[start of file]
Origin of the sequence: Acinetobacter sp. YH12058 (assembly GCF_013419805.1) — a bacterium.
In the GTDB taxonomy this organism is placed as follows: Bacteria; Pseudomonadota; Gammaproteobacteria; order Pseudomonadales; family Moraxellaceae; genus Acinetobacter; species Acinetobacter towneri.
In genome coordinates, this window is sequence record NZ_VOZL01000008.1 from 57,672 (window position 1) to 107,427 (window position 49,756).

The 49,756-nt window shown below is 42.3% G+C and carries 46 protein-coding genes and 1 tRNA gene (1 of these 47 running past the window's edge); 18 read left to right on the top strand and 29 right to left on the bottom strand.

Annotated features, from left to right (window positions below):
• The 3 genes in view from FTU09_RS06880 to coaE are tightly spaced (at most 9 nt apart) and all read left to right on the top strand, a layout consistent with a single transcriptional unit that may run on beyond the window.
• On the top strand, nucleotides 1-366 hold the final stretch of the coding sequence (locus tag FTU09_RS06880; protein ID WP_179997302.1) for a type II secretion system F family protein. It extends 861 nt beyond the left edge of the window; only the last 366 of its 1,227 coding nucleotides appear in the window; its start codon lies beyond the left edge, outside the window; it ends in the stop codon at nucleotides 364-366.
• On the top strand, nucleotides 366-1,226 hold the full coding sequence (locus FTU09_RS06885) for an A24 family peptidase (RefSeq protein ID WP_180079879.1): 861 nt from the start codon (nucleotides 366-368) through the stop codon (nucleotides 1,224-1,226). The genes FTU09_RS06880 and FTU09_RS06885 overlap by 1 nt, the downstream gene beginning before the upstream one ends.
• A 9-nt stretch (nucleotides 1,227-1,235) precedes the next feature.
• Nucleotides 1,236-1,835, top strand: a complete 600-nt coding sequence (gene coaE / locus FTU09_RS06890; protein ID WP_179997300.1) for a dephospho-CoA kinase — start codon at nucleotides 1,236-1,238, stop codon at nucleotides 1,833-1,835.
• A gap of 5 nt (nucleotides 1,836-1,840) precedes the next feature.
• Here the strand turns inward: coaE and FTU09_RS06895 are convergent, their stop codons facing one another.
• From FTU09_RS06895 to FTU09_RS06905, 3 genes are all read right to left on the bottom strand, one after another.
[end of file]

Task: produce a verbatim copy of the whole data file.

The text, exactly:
Origin of the sequence: Acinetobacter sp. YH12058 (assembly GCF_013419805.1) — a bacterium.
In the GTDB taxonomy this organism is placed as follows: Bacteria; Pseudomonadota; Gammaproteobacteria; order Pseudomonadales; family Moraxellaceae; genus Acinetobacter; species Acinetobacter towneri.
In genome coordinates, this window is sequence record NZ_VOZL01000008.1 from 57,672 (window position 1) to 107,427 (window position 49,756).

The 49,756-nt window shown below is 42.3% G+C and carries 46 protein-coding genes and 1 tRNA gene (1 of these 47 running past the window's edge); 18 read left to right on the top strand and 29 right to left on the bottom strand.

Annotated features, from left to right (window positions below):
• The 3 genes in view from FTU09_RS06880 to coaE are tightly spaced (at most 9 nt apart) and all read left to right on the top strand, a layout consistent with a single transcriptional unit that may run on beyond the window.
• On the top strand, nucleotides 1-366 hold the final stretch of the coding sequence (locus tag FTU09_RS06880; protein ID WP_179997302.1) for a type II secretion system F family protein. It extends 861 nt beyond the left edge of the window; only the last 366 of its 1,227 coding nucleotides appear in the window; its start codon lies beyond the left edge, outside the window; it ends in the stop codon at nucleotides 364-366.
• On the top strand, nucleotides 366-1,226 hold the full coding sequence (locus FTU09_RS06885) for an A24 family peptidase (RefSeq protein ID WP_180079879.1): 861 nt from the start codon (nucleotides 366-368) through the stop codon (nucleotides 1,224-1,226). The genes FTU09_RS06880 and FTU09_RS06885 overlap by 1 nt, the downstream gene beginning before the upstream one ends.
• A 9-nt stretch (nucleotides 1,227-1,235) precedes the next feature.
• Nucleotides 1,236-1,835, top strand: a complete 600-nt coding sequence (gene coaE / locus FTU09_RS06890; protein ID WP_179997300.1) for a dephospho-CoA kinase — start codon at nucleotides 1,236-1,238, stop codon at nucleotides 1,833-1,835.
• A gap of 5 nt (nucleotides 1,836-1,840) precedes the next feature.
• Here the strand turns inward: coaE and FTU09_RS06895 are convergent, their stop codons facing one another.
• From FTU09_RS06895 to FTU09_RS06905, 3 genes are all read right to left on the bottom strand, one after another.